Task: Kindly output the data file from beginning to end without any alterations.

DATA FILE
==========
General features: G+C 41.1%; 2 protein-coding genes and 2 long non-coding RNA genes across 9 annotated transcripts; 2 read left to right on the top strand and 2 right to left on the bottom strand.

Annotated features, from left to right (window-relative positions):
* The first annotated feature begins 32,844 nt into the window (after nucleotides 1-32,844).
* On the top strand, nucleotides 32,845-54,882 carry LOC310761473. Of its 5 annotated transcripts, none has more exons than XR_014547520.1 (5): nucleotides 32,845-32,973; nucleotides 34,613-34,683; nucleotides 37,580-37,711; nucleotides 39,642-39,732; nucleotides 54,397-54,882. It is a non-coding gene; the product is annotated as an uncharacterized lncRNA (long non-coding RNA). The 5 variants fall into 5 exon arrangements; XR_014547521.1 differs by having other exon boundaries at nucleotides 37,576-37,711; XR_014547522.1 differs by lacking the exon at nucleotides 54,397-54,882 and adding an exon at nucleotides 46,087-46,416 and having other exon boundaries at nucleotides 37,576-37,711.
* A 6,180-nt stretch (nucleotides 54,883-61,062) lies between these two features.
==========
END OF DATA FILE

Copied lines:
General features: G+C 41.1%; 2 protein-coding genes and 2 long non-coding RNA genes across 9 annotated transcripts; 2 read left to right on the top strand and 2 right to left on the bottom strand.

Annotated features, from left to right (window-relative positions):
* The first annotated feature begins 32,844 nt into the window (after nucleotides 1-32,844).
* On the top strand, nucleotides 32,845-54,882 carry LOC310761473. Of its 5 annotated transcripts, none has more exons than XR_014547520.1 (5): nucleotides 32,845-32,973; nucleotides 34,613-34,683; nucleotides 37,580-37,711; nucleotides 39,642-39,732; nucleotides 54,397-54,882. It is a non-coding gene; the product is annotated as an uncharacterized lncRNA (long non-coding RNA). The 5 variants fall into 5 exon arrangements; XR_014547521.1 differs by having other exon boundaries at nucleotides 37,576-37,711; XR_014547522.1 differs by lacking the exon at nucleotides 54,397-54,882 and adding an exon at nucleotides 46,087-46,416 and having other exon boundaries at nucleotides 37,576-37,711.
* A 6,180-nt stretch (nucleotides 54,883-61,062) lies between these two features.